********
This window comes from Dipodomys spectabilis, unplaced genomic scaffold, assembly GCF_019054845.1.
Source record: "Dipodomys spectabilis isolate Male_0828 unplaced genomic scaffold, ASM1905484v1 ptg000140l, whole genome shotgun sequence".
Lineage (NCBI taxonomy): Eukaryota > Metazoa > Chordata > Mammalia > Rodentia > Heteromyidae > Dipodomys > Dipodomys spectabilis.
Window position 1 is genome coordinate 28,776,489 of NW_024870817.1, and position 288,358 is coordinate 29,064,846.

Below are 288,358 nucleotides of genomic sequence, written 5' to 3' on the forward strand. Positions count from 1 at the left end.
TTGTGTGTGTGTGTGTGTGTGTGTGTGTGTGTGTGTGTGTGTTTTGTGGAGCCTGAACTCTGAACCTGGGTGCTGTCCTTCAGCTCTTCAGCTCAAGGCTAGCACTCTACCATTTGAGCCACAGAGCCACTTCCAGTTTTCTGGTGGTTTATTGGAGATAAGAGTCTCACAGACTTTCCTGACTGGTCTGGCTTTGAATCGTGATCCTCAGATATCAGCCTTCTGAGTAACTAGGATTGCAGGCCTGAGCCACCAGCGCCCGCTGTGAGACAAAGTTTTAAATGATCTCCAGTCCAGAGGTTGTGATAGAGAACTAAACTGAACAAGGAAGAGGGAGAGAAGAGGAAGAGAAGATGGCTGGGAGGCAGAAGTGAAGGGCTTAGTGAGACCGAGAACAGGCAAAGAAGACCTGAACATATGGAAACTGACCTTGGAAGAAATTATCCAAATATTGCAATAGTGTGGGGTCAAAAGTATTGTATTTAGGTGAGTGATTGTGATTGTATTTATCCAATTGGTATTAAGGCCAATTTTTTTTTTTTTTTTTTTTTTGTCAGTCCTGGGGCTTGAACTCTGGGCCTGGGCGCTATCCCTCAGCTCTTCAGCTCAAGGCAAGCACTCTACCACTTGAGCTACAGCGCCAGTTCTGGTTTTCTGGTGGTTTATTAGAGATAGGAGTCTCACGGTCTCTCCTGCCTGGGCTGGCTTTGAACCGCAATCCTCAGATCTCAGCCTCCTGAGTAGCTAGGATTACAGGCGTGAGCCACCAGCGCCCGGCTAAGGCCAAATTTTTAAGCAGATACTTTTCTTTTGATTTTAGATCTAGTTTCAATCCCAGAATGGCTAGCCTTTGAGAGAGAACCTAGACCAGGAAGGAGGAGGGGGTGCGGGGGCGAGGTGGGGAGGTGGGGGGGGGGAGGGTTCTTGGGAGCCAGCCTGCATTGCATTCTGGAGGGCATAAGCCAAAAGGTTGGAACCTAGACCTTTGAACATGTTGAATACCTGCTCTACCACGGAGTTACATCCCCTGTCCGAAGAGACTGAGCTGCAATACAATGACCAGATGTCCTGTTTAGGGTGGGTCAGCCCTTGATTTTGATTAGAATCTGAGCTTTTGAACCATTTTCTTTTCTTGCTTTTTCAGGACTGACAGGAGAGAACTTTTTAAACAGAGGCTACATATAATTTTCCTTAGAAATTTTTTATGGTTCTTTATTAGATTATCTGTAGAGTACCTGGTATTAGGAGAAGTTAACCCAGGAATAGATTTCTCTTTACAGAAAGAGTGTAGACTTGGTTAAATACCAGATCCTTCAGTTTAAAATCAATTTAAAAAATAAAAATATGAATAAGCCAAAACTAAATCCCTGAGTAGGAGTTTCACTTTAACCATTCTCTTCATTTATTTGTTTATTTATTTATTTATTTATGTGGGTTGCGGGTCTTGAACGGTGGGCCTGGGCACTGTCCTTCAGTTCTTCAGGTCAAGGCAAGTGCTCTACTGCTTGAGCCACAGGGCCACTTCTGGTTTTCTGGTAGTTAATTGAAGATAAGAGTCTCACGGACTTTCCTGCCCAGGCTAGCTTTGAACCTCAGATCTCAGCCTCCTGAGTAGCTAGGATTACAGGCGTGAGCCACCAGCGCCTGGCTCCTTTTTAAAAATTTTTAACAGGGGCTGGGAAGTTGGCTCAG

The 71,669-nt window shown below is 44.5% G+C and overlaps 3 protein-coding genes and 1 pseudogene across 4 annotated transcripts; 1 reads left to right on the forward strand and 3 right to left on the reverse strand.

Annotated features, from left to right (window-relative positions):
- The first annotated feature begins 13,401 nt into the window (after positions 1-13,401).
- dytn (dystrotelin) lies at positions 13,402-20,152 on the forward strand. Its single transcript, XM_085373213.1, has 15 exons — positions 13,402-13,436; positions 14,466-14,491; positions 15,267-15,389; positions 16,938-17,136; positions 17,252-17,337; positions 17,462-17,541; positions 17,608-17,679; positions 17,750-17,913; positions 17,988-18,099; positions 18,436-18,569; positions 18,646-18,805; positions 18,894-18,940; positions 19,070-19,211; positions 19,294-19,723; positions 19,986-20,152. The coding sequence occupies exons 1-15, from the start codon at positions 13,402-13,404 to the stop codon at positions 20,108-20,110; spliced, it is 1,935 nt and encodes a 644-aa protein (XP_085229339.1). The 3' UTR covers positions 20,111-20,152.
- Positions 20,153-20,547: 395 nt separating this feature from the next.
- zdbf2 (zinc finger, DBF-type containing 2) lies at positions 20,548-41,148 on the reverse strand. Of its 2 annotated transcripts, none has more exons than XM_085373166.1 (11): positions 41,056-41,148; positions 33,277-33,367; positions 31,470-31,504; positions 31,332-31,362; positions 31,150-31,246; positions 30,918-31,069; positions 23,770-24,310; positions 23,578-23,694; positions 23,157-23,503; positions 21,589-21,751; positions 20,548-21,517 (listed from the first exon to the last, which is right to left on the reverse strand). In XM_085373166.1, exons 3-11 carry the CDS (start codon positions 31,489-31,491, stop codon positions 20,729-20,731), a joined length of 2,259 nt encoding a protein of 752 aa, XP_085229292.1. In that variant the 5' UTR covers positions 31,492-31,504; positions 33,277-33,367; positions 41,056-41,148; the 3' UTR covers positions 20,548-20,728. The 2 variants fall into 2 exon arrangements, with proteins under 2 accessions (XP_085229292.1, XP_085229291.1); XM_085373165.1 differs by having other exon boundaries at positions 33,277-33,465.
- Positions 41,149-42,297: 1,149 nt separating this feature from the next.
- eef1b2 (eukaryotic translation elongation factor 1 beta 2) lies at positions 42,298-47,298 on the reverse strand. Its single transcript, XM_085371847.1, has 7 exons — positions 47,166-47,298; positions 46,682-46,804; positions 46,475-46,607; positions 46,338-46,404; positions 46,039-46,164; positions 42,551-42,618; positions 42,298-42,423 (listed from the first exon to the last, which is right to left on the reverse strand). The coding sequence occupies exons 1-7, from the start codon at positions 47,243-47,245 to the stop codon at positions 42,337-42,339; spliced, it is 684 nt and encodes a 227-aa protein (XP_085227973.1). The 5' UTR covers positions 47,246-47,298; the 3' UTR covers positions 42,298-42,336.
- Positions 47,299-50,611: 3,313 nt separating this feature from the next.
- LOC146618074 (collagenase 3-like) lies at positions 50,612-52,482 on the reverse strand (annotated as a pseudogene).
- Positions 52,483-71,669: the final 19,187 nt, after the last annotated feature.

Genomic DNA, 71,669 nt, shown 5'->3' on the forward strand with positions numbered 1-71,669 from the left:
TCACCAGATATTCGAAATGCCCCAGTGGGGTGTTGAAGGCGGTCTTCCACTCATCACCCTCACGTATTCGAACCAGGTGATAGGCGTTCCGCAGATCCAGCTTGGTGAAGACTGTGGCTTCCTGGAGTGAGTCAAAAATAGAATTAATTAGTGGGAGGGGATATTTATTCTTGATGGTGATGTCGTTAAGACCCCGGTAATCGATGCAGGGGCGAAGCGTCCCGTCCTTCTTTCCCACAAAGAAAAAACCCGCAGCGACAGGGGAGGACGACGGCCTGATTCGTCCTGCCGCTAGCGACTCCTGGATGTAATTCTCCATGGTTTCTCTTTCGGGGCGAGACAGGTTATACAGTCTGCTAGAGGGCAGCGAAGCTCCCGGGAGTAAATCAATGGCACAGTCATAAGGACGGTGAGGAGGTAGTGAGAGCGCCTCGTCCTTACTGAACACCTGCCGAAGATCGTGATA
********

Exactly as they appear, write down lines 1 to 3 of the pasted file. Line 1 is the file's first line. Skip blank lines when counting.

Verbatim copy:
This window comes from Dipodomys spectabilis, unplaced genomic scaffold, assembly GCF_019054845.1.
Source record: "Dipodomys spectabilis isolate Male_0828 unplaced genomic scaffold, ASM1905484v1 ptg000140l, whole genome shotgun sequence".
Lineage (NCBI taxonomy): Eukaryota > Metazoa > Chordata > Mammalia > Rodentia > Heteromyidae > Dipodomys > Dipodomys spectabilis.